[Top] [All Lists]

Re: [TenTec] was OT: Indoor Antenna: re B&W type terminated dipoles

To: tentec@contesting.com
Subject: Re: [TenTec] was OT: Indoor Antenna: re B&W type terminated dipoles
From: "Dr. Gerald N. Johnson" <geraldj@weather.net>
Reply-to: geraldj@weather.net, Discussion of Ten-Tec Equipment <tentec@contesting.com>
Date: Sat, 04 Dec 2010 07:57:05 -0600
List-post: <tentec@contesting.com">mailto:tentec@contesting.com>

On 12/3/2010 11:04 PM, Rick - NJ0IP / DJ0IP wrote:
> OK Stuart.  I guess what I have gleaned from yours and Jerry's post is, in
> the case of a Beverage or similar RX antenna, it is both a DC and RF ground.
> I have always been leery of running an antenna which needed a terminating
> resistor for transmitting, but I have used Beverages for nearly half my ham
> life (almost a quarter century) and I know that they work very well.
> The last question that remains to be answered is, when you consider the
> merits of a Rhombic antenna, even though it is terminated and you might lose
> half your radiated power, the forward gain and low angle of radiation still
> make it a very useful antenna.

Part of that computation is flawed because the simple computations used 
neglect the reduction in current from radiation along the wire. The 
longer the rhombic the less current reaches the end. K0EMS had a stack 
of four extremely long rhombics for 2m EME, something like 680 feet per 
leg and he found it was always unidirectional whether terminated or not.

Then there's the famous LaPort Rhombic that has a pair of assymetrical 
rhombics with 5 and 7 wavelength legs. LaPort was an antenna expert at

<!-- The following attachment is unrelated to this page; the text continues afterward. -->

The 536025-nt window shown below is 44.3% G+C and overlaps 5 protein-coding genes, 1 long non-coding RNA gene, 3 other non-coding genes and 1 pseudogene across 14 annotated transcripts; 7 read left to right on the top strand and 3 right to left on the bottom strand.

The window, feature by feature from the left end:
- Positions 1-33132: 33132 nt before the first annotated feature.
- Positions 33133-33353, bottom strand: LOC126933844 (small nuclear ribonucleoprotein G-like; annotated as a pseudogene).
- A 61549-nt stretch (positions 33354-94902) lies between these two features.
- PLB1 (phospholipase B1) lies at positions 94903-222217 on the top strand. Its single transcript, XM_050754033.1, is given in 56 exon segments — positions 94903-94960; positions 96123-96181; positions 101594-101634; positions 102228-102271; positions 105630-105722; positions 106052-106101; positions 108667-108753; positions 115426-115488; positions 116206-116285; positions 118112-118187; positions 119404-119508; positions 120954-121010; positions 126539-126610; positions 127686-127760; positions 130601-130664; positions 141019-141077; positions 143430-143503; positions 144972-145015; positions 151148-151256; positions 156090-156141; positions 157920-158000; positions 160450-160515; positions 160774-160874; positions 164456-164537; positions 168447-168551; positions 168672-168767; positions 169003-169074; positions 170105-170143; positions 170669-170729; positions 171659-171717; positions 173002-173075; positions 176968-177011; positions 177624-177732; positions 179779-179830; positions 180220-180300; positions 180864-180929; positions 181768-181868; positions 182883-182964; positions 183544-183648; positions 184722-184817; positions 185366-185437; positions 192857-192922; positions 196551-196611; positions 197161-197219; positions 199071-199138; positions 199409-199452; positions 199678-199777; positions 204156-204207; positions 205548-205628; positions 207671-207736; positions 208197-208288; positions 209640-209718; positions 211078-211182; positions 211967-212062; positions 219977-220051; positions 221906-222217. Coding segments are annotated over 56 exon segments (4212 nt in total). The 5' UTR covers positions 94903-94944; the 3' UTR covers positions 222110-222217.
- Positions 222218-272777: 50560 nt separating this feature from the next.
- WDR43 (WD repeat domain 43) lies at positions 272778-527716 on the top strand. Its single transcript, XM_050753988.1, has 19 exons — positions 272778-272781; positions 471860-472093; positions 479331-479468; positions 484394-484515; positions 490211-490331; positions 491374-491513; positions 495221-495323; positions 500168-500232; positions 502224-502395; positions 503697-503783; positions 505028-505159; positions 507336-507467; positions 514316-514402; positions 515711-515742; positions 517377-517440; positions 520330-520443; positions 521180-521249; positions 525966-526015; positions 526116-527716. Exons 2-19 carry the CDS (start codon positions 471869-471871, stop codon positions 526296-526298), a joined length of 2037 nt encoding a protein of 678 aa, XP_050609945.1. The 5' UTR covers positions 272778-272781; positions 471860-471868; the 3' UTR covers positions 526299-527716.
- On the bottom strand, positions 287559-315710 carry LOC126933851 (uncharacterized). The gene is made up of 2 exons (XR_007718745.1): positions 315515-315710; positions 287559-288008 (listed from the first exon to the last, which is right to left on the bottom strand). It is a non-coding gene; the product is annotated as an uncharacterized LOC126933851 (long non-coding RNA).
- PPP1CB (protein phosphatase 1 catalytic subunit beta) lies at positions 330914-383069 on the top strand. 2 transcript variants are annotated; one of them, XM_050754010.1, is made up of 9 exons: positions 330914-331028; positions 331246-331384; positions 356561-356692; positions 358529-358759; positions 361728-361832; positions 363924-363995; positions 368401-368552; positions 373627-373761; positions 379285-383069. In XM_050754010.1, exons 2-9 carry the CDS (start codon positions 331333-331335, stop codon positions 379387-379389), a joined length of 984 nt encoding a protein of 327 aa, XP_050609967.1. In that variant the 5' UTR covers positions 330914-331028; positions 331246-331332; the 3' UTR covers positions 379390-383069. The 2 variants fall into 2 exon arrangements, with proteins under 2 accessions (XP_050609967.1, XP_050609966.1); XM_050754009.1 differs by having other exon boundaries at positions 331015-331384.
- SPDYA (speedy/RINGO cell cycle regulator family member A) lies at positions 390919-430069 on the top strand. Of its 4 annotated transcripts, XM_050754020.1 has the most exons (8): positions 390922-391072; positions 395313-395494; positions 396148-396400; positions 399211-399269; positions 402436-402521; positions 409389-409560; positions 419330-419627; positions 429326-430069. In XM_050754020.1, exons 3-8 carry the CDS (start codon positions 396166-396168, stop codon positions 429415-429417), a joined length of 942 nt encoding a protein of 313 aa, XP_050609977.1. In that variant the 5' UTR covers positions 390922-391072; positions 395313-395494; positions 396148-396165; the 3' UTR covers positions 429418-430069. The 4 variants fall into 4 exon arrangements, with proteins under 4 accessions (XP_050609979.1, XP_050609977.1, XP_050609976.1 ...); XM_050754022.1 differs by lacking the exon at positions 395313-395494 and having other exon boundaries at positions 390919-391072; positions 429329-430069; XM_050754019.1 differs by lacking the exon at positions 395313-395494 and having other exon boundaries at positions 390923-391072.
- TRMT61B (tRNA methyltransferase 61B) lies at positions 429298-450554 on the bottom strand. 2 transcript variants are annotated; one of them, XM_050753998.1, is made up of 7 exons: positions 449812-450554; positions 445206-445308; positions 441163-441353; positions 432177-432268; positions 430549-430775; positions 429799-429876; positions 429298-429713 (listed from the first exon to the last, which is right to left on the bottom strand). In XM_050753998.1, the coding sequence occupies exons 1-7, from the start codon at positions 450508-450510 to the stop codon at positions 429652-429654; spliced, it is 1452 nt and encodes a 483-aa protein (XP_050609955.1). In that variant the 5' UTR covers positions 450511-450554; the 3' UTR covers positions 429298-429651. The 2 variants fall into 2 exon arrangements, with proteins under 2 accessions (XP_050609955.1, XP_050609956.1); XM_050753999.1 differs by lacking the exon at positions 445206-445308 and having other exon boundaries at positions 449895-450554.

Bell Labs. He designed the original for few side lobes based on simple 
math in the 1950s and built it for overseas HF phone traffic for 5 MHz 
(IIRC) and checked the pattern by flying an airplane and based the gain 
claim of 27 dBd on the width and height of that main lobe. It worked for 
AT&T. Its been in many VHF handbooks ever since. About ten years ago at 
a Central States VHF conference there was a 1296 version tested at an 
antenna gain measurement or contest. Came in at 17 dBd. The next year I 
published an article in the CSVHF prodeedings titled, "Where's the other 
ten dB?" With modern antenna analysis software like NEC based EZNEC, it 
turned out that while the near side lobes in the horizontal and vertical 
planes were reduced, there were huge sidelobes (in free space) in the 
pattern at 45 degrees from the horizontal and vertical planes less than 
10 dB down. I had the EZNEC make a file of signal powers over the whole 
sphere and I wrote software to total them up outside the main lobe. I 
found 90% of the power fed was radiated in the myriad of side and back 
lobes including those four diagonal lobes. Which stands to reason when 
you look at the full radiation pattern from a long wire that has 
concentric cones in free space. You can only line up an array of such 
wires to emphasis or cancel the first lobes, but there can be a couple 
per wavelength of wire length. So I'm not a fan of a huge rhombic.
> I don't think I would mind a termination resistor in that case.
> Where I have a problem is with antennas like the T2FD antenna.
> 73
> Rick
I thought I've seen data on the T2FD as made by B&W that at some 
frequencies in its rated range the efficiency is only 5% so the dummy 
load has to be taking more like 95% of the applied power unless the wire 
is dissipating some of that applied power.

73, Jerry, K0CQ
TenTec mailing list

<Prev in Thread] Current Thread [Next in Thread>